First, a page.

If your goal is you’re competing next weekend … I have a number of students who came to me because they wouldn’t train at all. Their goal would be to go to the show and do well in ten days, and they would do nothing for those ten days. And then they would be so frustrated, because of course they hadn’t trained and nothing went right. They’d never actually taught the behavior they expected the dog to show them.
So with those guys we sit and we talk about direction, intensity, and persistence. Direction is can you get up off the couch and go and do what you should be doing. Intensity is do you do it long enough and hard enough and with a plan. So the weekend warriors can sometimes forget the intensity piece. Persistence is just are you willing to stick with it for the three or four or five months or weeks or whatever it is.
Blocks for our motivation can happen anywhere. So when you are feeling those blocks, and that lack of time management, and that stress, you can actually start to look back at your record-keeping, or start keeping records if you haven’t. Check a video from six months ago. See your progress. You probably aren’t doing as badly as you thought you were in the first place, so sometimes that recognition itself can be a little bit motivating.
Melissa Breau: What about those inevitable times when things just don’t go according to plan? Maybe you’re training and something goes wrong or what have you. We’ve all been there. How can folks avoid letting that send them into a rut, or lead to them abandoning their plan entirely and spending a lot of time living in a place of negative self-talk and beating themselves up about it?
Andrea Harrison: I can show you a hundred articles that tell us “18 types of negative self-talk,” “32 types of negative self-talk.” If you’re feeling that way, acknowledge it, admit it, but don’t get hung up on it. The more you think about, Oh gosh, what kind of negative self-talk is it and how can I beat it, sometimes it can become a bit of a self-fulfilling thing.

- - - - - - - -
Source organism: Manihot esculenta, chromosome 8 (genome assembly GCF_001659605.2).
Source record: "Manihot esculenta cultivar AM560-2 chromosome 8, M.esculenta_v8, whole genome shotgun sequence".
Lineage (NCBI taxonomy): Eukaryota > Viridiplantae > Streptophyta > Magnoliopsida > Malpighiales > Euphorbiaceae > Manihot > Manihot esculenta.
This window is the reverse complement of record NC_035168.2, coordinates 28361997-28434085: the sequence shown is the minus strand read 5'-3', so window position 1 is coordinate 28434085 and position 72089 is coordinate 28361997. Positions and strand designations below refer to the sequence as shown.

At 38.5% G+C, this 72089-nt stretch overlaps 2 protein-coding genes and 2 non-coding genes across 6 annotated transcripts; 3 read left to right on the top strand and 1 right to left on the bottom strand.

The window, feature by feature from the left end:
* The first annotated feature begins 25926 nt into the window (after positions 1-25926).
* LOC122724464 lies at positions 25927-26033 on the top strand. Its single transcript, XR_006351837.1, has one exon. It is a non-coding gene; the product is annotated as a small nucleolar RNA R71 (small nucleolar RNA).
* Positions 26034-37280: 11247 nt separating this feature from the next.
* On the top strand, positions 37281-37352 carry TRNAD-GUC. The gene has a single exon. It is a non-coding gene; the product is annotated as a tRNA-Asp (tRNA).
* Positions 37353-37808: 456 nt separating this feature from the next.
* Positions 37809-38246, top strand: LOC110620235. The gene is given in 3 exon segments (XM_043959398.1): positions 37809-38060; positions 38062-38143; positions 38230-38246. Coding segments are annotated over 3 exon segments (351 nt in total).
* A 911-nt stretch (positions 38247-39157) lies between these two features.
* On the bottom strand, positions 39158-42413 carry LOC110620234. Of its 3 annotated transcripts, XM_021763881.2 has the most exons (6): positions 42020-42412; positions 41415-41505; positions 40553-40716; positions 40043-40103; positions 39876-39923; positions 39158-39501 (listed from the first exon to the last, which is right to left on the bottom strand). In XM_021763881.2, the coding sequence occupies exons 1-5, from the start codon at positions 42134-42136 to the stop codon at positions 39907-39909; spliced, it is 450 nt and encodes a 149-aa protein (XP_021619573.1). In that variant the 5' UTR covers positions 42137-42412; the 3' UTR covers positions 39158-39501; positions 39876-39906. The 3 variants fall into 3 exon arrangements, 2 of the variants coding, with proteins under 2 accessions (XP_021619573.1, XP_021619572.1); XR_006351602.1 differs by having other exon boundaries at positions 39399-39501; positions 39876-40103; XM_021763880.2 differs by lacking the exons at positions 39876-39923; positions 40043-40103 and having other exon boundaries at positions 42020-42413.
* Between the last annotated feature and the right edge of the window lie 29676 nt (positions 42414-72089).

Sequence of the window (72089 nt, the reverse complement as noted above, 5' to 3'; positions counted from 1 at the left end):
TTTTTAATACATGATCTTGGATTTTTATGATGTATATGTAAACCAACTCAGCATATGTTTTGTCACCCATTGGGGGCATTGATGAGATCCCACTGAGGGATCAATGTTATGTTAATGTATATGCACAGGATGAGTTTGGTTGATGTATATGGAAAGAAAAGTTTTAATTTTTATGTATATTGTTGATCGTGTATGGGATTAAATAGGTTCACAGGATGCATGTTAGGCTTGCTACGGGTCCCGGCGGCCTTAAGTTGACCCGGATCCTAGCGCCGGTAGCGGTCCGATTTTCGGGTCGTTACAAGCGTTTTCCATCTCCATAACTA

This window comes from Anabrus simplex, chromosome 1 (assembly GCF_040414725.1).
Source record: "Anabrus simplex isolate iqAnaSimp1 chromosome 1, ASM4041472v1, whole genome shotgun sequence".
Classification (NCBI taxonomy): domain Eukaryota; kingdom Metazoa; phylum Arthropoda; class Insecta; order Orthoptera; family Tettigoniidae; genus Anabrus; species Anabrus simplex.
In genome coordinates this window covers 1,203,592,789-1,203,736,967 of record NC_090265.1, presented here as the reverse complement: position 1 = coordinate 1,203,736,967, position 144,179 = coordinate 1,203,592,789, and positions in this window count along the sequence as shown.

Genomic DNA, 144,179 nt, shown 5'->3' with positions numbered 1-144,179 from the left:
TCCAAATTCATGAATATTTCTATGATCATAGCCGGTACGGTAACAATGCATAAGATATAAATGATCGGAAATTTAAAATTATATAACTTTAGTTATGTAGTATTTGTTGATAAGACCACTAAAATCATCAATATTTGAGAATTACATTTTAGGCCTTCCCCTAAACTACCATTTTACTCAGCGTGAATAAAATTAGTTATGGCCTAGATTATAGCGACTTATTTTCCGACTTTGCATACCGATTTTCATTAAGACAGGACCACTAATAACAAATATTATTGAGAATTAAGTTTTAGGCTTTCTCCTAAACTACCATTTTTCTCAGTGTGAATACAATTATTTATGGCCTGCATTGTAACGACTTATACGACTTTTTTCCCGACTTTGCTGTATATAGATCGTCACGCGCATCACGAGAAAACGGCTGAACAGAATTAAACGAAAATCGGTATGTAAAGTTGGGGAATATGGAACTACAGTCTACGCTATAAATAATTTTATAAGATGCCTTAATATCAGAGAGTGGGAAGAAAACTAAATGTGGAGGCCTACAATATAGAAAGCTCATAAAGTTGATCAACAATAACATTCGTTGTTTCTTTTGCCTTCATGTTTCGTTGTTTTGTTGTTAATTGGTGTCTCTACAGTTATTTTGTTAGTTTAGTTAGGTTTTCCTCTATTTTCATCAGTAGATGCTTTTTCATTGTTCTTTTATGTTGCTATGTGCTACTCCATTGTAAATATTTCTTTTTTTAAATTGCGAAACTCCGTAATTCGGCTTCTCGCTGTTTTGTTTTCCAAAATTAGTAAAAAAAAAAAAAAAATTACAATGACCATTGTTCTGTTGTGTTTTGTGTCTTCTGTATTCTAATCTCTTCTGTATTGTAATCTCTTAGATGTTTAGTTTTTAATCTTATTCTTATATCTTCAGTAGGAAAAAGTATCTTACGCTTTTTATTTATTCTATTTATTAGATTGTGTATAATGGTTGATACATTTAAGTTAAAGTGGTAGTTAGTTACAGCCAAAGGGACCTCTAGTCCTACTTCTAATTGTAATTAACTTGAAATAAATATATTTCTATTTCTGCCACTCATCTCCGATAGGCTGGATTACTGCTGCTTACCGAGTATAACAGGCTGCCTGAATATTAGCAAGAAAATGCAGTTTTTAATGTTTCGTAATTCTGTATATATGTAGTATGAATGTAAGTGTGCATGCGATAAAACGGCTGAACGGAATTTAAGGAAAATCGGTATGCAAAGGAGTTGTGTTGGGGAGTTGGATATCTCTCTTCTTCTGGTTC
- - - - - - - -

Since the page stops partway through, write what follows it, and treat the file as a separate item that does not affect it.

So when you feel yourself beating yourself up needlessly, acknowledge it, admit it, and then start thinking again about your motivation, because this is one of the real roots of sometimes negative self-talk. Is your motivation intrinsic? Is it something you’re doing for yourself and your dog? Is it extrinsic or external? Is it something you’re doing for somebody else, like your coach, or your partner who’s giving you all this money for dog sports, or whatever? Or is it affiliative in nature and it’s actually about making relationships? It’s that social aspect of motivation, where we’re doing it for the relationship with our dog club, or the judges group, or for a judge, or whatever it is.
So to acknowledge your negative self-talk is fine and an important step, but then focus on the positive. Focus on figuring out why you’re doing what you’re doing, why you’re starting to feel negative, and how you can address it head-on.
Again, planning. Sometimes planning a break can be a really good way to beat this negative thinking. You know what? I’m in a really bad headspace, and I’m not going to train for two or three days, or a week. Our dogs won’t roll over and die if we don’t train them for a few days, and most of our dogs actually can benefit from a gap. We certainly can as learners, and there’s some good evidence that they can too.
So it’s quite all right, when you’re getting yourself into one of those negative things, look to your outer circle and find some positive things. Again, look back at the video of you doing well. Go and look at your ribbon wall. I talk about setting up an inspiration or confidence corner of some sort so that you have somewhere where you can go and literally touch the things that are good that help you stay grounded and in this game. When you’re finding that that happens, that can be really, really helpful.